Author: Candice Fox
Publisher: Kensington Books
Rating: 5 stars
Buy Links: Amazon
Type: Novel in a Series
Provided by Publisher
Blurb: Most homicide detective teams run on trust, loyalty, and the shared desire to put killers behind bars. Frank Bennett’s partner, Eden Archer, thrives on darkness and danger. She has a rare talent for catching killers – but her idea of justice has little to do with courtrooms.
Now three girls are missing, and Eden is going undercover to a remote farm where the troubled go to hide and blood falls more often than rain. Frank’s job is to keep an eye on his partner while she’s there – but is it for Eden’s protection, or to protect others from her? Walking a tightrope between duty and desperation, Frank confronts a threat from Eden’s past—the sadistic crime lord Hades, who raised her. Suddenly, the hunter is the hunted. And a killer’s vicious desires are about to be unleashed . . .
The breathtaking new thriller from the author of Hades, winner of the Ned Kelly Award for Best Debut Crime Novel, establishes Candice Fox as a suspense writer of international renown and undisputed power.
Review: Do we know anyone who’s flying to Australia? Because the next book from this extremely talented writer is out there and dammit! I can’t get it here in ‘Merica. ~sigh~ I have to tell you, I’ve got a new addiction, and it’s this author right here. These books are taut and edgy and the characters are breathtakingly harsh, their outlines etched in your mind like they were cut with a knife. They are freaking creepy, and she definitely comes from the school of it takes a killer to catch a killer–but these killers are amazing in their level of crazy.
The first book in this series was Hades, and I think if you haven’t read it you’ll still do fine. Of course, glad-hander that I am with these kinds of twisted mysteries, halfway through the first chapter I leapt to the description, read that there was a first, and BAM! ordered it and started forthwith. Finished Hades after a night of reading and immediately started again on Eden with renewed vigor. It added to my interest levels but I don’t think it’s necessary unless you’ve got the itch.
Eden Archer and Frank Bennett are detectives who’re in search of three missing girls in the Sydney area–or at least Eden wants them to be. At the beginning of the book Frank is still on medical leave from injuries he’d gotten at the end of their last case. A case that had left both Eden’s brother Eric and a suspect dead. Yep. This book has riddles wrapped in mysteries tied up in an enigma. There are so many layers and so much evil twisted around it like a bread wrapper tie that it’s hard to put it down for fear of losing your place…or of missing one distilled drop of the sheer malice. When Eden gets the go-ahead and sets herself up in the encampment where they suspect the missing girls are going before they “go” missing, the air fairly reeks of ill-intent; I found myself eagerly searching the words on the next page to make sure that I didn’t miss anything that might happen to her. Luckily, I underestimated her but the author NEVER did, because Eden IS malevolence.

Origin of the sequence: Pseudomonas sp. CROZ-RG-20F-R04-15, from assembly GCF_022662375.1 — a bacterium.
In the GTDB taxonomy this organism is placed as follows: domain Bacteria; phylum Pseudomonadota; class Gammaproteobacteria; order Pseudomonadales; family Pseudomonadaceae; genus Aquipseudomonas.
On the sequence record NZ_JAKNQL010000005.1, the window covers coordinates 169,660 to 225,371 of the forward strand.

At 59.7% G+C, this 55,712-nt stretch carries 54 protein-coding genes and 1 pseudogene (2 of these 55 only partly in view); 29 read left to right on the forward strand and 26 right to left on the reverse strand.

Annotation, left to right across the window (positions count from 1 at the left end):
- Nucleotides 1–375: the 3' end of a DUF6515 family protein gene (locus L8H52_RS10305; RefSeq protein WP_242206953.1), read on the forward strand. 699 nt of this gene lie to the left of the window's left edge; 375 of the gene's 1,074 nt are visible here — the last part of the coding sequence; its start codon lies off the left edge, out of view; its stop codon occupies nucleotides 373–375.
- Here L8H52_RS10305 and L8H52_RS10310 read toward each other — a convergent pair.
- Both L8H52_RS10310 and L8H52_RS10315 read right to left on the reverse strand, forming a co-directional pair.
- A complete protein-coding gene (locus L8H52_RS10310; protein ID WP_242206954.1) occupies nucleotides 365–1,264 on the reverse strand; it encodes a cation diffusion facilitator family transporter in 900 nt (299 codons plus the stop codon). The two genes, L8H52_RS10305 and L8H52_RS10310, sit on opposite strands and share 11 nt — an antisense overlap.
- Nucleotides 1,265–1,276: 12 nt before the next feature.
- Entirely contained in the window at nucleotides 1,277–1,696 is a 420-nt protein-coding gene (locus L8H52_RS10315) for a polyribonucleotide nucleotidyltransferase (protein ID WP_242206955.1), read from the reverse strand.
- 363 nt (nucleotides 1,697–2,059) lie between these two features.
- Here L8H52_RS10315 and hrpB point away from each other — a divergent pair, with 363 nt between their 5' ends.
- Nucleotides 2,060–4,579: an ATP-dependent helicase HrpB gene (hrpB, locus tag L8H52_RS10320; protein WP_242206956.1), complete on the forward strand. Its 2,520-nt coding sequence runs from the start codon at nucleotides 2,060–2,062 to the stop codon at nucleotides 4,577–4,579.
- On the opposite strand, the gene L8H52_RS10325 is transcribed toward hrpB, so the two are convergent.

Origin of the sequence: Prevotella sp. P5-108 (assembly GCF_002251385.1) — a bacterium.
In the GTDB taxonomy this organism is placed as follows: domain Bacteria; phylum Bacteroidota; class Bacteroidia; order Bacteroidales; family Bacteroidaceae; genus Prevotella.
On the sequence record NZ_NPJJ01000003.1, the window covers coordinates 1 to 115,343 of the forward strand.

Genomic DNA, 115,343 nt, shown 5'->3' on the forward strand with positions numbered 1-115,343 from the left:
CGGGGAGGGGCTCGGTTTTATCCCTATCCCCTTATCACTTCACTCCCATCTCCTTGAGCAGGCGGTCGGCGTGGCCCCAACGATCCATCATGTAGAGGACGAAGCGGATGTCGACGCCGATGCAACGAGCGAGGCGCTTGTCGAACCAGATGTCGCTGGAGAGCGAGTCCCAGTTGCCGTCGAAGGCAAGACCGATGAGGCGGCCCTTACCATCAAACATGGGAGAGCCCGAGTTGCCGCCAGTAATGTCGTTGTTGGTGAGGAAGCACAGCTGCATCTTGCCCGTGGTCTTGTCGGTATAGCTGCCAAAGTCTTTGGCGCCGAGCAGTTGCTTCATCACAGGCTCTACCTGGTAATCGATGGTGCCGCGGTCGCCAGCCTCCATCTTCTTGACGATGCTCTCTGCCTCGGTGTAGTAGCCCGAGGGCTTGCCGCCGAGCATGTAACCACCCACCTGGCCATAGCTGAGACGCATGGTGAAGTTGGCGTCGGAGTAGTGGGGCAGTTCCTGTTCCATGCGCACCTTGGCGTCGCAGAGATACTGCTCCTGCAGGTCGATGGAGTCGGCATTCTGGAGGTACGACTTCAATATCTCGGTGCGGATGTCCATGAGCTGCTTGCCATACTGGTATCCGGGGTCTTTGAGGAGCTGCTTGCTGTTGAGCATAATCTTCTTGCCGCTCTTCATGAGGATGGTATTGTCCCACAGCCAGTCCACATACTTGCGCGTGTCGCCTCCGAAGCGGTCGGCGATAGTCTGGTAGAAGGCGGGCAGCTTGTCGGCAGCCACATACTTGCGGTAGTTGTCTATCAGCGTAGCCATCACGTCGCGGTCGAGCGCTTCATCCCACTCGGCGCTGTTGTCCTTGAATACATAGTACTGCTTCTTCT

While the mystery is solved in this book in a satisfactory and surprising manner, the real mystery that we’re watching is between Eden and Frank. Frank is stupid and arrogant enough to wonder about Eden’s past; if he ever presents a danger to her, what will happen? If he’s crazy enough to imagine that her feelings of friendship or obligation toward him will stay her hand if he threatens or coerces her, then he’ll deserve what he gets. If he attempts to catch her? He might as well walk directly to the morgue and climb onto one of the examination tables. My thoughts are that he’s going to get tired of dancing on the head of that pin and something’s going to happen. But you decide.
This is a dark, contemplative mystery that celebrates the hunters in our society, no matter what side of the law they’re on, and those that watch them.